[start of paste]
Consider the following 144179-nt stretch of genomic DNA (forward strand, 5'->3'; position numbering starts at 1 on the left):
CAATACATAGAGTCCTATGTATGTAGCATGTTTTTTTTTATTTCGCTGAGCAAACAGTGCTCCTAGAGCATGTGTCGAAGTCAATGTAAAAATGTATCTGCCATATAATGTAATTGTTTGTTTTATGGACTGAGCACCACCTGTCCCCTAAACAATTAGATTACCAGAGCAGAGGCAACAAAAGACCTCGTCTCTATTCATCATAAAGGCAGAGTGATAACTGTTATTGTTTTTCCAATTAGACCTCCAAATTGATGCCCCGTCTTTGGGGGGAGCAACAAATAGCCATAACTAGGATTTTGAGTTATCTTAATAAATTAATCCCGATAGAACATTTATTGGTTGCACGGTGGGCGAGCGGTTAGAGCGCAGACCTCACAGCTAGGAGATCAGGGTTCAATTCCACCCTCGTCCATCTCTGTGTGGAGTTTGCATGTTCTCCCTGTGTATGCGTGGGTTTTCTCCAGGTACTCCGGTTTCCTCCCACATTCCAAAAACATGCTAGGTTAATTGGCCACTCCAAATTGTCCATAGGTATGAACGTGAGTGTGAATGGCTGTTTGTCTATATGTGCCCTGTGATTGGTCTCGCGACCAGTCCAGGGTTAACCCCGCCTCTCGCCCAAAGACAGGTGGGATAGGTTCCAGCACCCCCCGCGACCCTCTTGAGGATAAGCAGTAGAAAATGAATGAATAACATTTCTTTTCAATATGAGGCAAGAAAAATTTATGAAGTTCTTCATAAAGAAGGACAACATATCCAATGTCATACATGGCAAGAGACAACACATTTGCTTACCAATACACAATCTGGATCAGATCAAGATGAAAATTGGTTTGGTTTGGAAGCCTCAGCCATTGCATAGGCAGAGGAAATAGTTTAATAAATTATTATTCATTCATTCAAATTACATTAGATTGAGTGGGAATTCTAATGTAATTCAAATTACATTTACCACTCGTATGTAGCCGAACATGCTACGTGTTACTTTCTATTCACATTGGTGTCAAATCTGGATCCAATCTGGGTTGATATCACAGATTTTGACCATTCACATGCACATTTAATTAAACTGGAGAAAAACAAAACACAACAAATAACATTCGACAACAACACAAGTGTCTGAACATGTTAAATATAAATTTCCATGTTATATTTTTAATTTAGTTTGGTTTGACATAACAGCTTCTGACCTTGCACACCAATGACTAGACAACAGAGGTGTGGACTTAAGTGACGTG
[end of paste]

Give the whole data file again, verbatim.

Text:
Consider the following 144179-nt stretch of genomic DNA (forward strand, 5'->3'; position numbering starts at 1 on the left):
CAATACATAGAGTCCTATGTATGTAGCATGTTTTTTTTTATTTCGCTGAGCAAACAGTGCTCCTAGAGCATGTGTCGAAGTCAATGTAAAAATGTATCTGCCATATAATGTAATTGTTTGTTTTATGGACTGAGCACCACCTGTCCCCTAAACAATTAGATTACCAGAGCAGAGGCAACAAAAGACCTCGTCTCTATTCATCATAAAGGCAGAGTGATAACTGTTATTGTTTTTCCAATTAGACCTCCAAATTGATGCCCCGTCTTTGGGGGGAGCAACAAATAGCCATAACTAGGATTTTGAGTTATCTTAATAAATTAATCCCGATAGAACATTTATTGGTTGCACGGTGGGCGAGCGGTTAGAGCGCAGACCTCACAGCTAGGAGATCAGGGTTCAATTCCACCCTCGTCCATCTCTGTGTGGAGTTTGCATGTTCTCCCTGTGTATGCGTGGGTTTTCTCCAGGTACTCCGGTTTCCTCCCACATTCCAAAAACATGCTAGGTTAATTGGCCACTCCAAATTGTCCATAGGTATGAACGTGAGTGTGAATGGCTGTTTGTCTATATGTGCCCTGTGATTGGTCTCGCGACCAGTCCAGGGTTAACCCCGCCTCTCGCCCAAAGACAGGTGGGATAGGTTCCAGCACCCCCCGCGACCCTCTTGAGGATAAGCAGTAGAAAATGAATGAATAACATTTCTTTTCAATATGAGGCAAGAAAAATTTATGAAGTTCTTCATAAAGAAGGACAACATATCCAATGTCATACATGGCAAGAGACAACACATTTGCTTACCAATACACAATCTGGATCAGATCAAGATGAAAATTGGTTTGGTTTGGAAGCCTCAGCCATTGCATAGGCAGAGGAAATAGTTTAATAAATTATTATTCATTCATTCAAATTACATTAGATTGAGTGGGAATTCTAATGTAATTCAAATTACATTTACCACTCGTATGTAGCCGAACATGCTACGTGTTACTTTCTATTCACATTGGTGTCAAATCTGGATCCAATCTGGGTTGATATCACAGATTTTGACCATTCACATGCACATTTAATTAAACTGGAGAAAAACAAAACACAACAAATAACATTCGACAACAACACAAGTGTCTGAACATGTTAAATATAAATTTCCATGTTATATTTTTAATTTAGTTTGGTTTGACATAACAGCTTCTGACCTTGCACACCAATGACTAGACAACAGAGGTGTGGACTTAAGTGACGTG